To Celebrate World IP Day—An Interesting Copyright Conversation


As most readers of this blog are aware, the World Intellectual Property Organization (WIPO) has declared each April 26 to be “World IP Day”. Why April 26? This was the date on which WIPO was established back in 1970. According to WIPO, World IP Day, which was first celebrated 17 years ago in 2000, is celebrated in order “to learn about the role that intellectual property rights (patents, trademarks, industrial designs, copyright) play in encouraging innovation and creativity.” The event is loosely connected to “World Book and Copyright Day” celebrated by UNESCO each April 23 (the birthday of both Shakespeare and Cervantes).

To mark World IP day this year, I joined a webinar initiated and hosted by Lesley Ellen Harris, Founder and CEO of Lesley Ellen, a lawyer and author, founded this website some 20 years ago as a resource for people operating in the copyright world—creators, owners, distributors and managers of content (such as librarians), and consumers of content. She runs a number of online certificate courses on both US and Canadian copyright law to provide people with practical information regarding copyright and how to use it, how to avoid the pitfalls and how to protect one’s copyright. A list of recent graduates from Lesley Ellen’s Certificate in Canadian Copyright Law included people from a range of occupations and institutions, including public and university librarians, people from the insurance and banking industries, defence, the museum world, the Royal College of Physicians and Surgeons, an art gallery and a teaching resources centre. Such is the range of occupations and professions where individuals feel the need for a greater familiarity with copyright, and how it works. Lesley is clearly meeting an important need. The website is also a good source of information on copyright in general terms and provides practical advice, such as “6 tips for legally using images”.

On April 26, Lesley Ellen took the initiative to host a “Global Engagement Copyright Conversation” and invited people “out there” to join the conversation to consider three questions;

  • why copyright matters to you
  • celebrating what we have in common copyright-wise with others around the globe
  • sharing how to make others aware of copyright (whether you are a creator/owner or consumer of copyright materials)

Some thirty people joined by voice and video mainly from around the US and Canada, but also from Europe, and like the people on Lesley’s course, they represented a variety of interests and professions. A number were either from university or college libraries, publishing houses or corporations. Some were artists or creators. All agreed that “copyright matters”, whether one is an artist or author with a direct stake in protecting a work, or someone working in the industry by providing content to others, for example in publishing or educational institutions. A concern that several raised in the discussion was the quandary of how to say “no” to people in their institutions or companies who wanted to use copyrighted material in an inappropriate or even illegal way and who didn’t like the answer provided. There were various means proposed to deal with “irate users”, from ensuring that an institution or company has a clear policy on use of IP (which could be pointed to and used as a deterrent if necessary), to escalation to more senior levels, to issuing a reprimand for violation of policy guidelines. It is not all stick and no carrot however. In some cases, a confrontation can turn into a “teachable moment”, providing the opportunity to expand a user’s understanding of what can, and cannot, be done within the rules of fair dealing and fair use.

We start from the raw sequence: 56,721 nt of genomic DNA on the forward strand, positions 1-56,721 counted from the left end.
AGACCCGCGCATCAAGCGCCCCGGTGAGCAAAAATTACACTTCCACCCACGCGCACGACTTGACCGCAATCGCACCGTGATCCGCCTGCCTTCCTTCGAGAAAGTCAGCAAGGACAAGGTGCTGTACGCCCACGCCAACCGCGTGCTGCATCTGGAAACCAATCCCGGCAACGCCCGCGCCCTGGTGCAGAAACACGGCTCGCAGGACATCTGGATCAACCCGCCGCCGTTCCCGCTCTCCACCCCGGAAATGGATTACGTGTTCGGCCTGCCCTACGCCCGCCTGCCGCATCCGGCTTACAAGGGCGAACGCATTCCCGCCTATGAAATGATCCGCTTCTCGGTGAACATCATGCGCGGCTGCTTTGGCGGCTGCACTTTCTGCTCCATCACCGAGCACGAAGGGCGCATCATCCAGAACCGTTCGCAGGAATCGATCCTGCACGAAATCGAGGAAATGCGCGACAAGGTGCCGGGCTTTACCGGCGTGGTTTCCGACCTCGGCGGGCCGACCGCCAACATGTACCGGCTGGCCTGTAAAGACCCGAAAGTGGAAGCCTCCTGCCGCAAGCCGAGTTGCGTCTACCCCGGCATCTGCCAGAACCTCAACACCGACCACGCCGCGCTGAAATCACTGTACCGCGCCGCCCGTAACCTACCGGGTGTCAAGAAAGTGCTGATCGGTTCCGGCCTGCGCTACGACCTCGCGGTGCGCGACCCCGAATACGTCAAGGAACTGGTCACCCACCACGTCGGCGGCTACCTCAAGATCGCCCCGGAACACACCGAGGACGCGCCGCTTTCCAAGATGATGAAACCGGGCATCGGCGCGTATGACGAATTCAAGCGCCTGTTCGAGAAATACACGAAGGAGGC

It was also agreed that education and awareness is an important part of understanding the correct application of copyright and that practitioners have an obligation to “spread the word” and to share information. “Lunch and learn” sessions for colleagues were mentioned as one avenue, establishment of easily accessible FAQs was another, proper onboarding and indoctrination of new staff yet another. Even something as simple as posting a reminder about appropriate use on the wall over the photocopy machine can be an effective tool. The session acted as a chance to realize that others face similar issues in their professional lives regarding how to deal with copyright issues, and offered a platform to share some best practices.

There are many ways to celebrate World IP Day. WIPO has a number of creative ideas on its website, such as an IP Quiz, videos, educational materials that can be downloaded for free etc. There were events on April 26 being organized world-wide, from places as far-flung as Iceland, Nigeria, China, New Zealand, the US, Russia—seminars, conferences, broadcasts, trade shows, and so on. WIPO has a menu of “suggested activities” which range from exhibitions to public performances and debates to photo competitions, podcasts and social media campaigns. This is all good grist to the mill.

There are many ways of highlighting the importance of IP to our daily lives, and within the broader IP framework the particular importance of copyright as a vehicle to promote creativity. Appreciation of the importance of copyright, awareness of its purpose and how to use it, and the questions that arise as copyright and the digital world come to an (uneasy) accommodation—all these are topics worth sharing among practitioners. The high profile public events in national capitals were one face of IP day; individually initiated and more modest activities, such as the webinar that Lesley Ellen organized were another, but all were components of the larger picture. I, for one, was glad to participate and be part of the larger exercise on April 26. Thank you, Lesley Ellen Harris.

© Hugh Stephens 2017. All Rights Reserved.

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